Born into Ferrari’s latest era of revolving-door management and patchy performance, the SF15-T was Ferrari’s most consistently competitive car for several seasons, even though it wasn’t quite strong enough to beat the all-conquering Mercedes to world championship honours.
Enzo Ferrari’s abiding belief was that the engine was the most important part of a car, so it’s fitting that in an era characterised by engines (or ‘power units’ as we must call them now) it was a radical improvement to the ERS-augmented turbo V6 that delivered the uplift.
Ferrari’s first stab at a hybrid F1 power unit had lacked outright power: it was less drivable because its ERS lacked operational finesse, and further inefficiencies in the hybrid system took their toll on overall race pace.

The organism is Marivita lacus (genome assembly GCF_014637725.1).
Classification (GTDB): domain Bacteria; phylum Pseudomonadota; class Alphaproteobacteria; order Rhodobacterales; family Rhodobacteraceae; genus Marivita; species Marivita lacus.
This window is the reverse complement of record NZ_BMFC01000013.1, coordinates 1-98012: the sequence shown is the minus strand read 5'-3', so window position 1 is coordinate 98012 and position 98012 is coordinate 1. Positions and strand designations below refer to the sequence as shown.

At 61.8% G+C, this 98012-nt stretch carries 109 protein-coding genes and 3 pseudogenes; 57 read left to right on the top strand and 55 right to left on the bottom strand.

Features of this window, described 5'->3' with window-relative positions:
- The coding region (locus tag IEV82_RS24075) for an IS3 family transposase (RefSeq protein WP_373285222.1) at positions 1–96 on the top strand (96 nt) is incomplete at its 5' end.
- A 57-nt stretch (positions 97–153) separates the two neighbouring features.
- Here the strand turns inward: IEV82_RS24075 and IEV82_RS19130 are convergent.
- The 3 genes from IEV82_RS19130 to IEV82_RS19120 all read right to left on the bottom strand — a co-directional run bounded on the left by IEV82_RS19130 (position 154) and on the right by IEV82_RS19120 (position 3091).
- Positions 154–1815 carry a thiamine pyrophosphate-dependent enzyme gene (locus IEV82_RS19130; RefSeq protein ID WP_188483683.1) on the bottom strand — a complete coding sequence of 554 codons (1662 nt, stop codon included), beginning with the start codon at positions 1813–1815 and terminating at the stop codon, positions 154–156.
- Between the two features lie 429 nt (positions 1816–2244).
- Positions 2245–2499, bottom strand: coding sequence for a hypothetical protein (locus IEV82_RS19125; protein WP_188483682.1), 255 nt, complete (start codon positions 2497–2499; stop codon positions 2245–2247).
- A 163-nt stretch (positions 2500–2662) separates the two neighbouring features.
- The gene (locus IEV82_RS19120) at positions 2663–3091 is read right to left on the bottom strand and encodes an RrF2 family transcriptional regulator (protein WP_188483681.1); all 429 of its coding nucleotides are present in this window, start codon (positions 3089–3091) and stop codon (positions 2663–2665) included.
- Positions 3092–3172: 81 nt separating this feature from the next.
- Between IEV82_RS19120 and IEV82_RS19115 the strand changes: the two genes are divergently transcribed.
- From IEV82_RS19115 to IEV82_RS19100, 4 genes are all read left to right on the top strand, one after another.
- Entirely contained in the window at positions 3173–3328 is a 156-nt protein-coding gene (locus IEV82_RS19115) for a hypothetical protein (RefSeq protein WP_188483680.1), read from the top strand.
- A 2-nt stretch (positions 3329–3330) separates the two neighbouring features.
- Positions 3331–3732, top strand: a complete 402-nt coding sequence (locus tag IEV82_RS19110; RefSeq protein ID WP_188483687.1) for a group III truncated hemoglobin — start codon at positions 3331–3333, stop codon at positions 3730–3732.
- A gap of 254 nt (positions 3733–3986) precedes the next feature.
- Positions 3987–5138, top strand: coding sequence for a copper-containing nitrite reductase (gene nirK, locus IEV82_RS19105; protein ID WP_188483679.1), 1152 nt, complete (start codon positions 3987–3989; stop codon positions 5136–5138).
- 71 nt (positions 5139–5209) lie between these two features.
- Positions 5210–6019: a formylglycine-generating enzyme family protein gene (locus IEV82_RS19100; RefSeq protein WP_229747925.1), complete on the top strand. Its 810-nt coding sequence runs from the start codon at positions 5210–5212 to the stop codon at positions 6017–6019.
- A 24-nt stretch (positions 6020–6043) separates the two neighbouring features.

Ferrari’s V6 Turbo Hybrid Engine
But over the winter of 2014/15, the Scuderia found an estimated 65bhp and, crucially, made a much better go of the hybrid system.
That, along with technical director James Allison’s focus on ensuring the car was gentle on its tyres, made the SF15-T a highly competitive prospect over the opening races of the 2015 season.
They paid the price for that gentleness in qualifying, however. Drivers Vettel, who had replaced Fernando Alonso following Alonso’s fall-out with the previous team management over a tempestuous 2014, and Kimi Raikkonen, struggled to ‘switch on’ the tyres and get the best out of them over a single lap.
But during the races it was a very different story, enabling Vettel to bag 13 podium finishes, of which three were outright victories.